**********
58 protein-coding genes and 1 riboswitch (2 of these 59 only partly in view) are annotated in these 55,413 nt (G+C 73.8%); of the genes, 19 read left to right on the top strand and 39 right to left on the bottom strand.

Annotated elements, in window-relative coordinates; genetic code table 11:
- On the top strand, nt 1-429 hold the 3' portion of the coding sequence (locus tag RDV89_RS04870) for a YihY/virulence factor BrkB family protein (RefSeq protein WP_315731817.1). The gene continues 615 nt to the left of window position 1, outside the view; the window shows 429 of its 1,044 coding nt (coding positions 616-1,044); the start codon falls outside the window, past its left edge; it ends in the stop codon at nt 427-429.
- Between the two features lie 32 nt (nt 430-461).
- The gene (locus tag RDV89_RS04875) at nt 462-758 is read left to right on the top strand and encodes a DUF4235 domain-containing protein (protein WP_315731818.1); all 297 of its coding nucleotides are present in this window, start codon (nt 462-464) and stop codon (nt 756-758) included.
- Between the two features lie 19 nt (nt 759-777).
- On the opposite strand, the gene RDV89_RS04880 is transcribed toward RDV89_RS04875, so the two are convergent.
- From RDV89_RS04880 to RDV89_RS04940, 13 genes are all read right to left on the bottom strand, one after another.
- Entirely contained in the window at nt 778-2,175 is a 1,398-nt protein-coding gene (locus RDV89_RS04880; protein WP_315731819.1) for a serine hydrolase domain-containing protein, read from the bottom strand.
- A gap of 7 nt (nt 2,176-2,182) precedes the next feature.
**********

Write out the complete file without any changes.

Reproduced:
58 protein-coding genes and 1 riboswitch (2 of these 59 only partly in view) are annotated in these 55,413 nt (G+C 73.8%); of the genes, 19 read left to right on the top strand and 39 right to left on the bottom strand.

Annotated elements, in window-relative coordinates; genetic code table 11:
- On the top strand, nt 1-429 hold the 3' portion of the coding sequence (locus tag RDV89_RS04870) for a YihY/virulence factor BrkB family protein (RefSeq protein WP_315731817.1). The gene continues 615 nt to the left of window position 1, outside the view; the window shows 429 of its 1,044 coding nt (coding positions 616-1,044); the start codon falls outside the window, past its left edge; it ends in the stop codon at nt 427-429.
- Between the two features lie 32 nt (nt 430-461).
- The gene (locus tag RDV89_RS04875) at nt 462-758 is read left to right on the top strand and encodes a DUF4235 domain-containing protein (protein WP_315731818.1); all 297 of its coding nucleotides are present in this window, start codon (nt 462-464) and stop codon (nt 756-758) included.
- Between the two features lie 19 nt (nt 759-777).
- On the opposite strand, the gene RDV89_RS04880 is transcribed toward RDV89_RS04875, so the two are convergent.
- From RDV89_RS04880 to RDV89_RS04940, 13 genes are all read right to left on the bottom strand, one after another.
- Entirely contained in the window at nt 778-2,175 is a 1,398-nt protein-coding gene (locus RDV89_RS04880; protein WP_315731819.1) for a serine hydrolase domain-containing protein, read from the bottom strand.
- A gap of 7 nt (nt 2,176-2,182) precedes the next feature.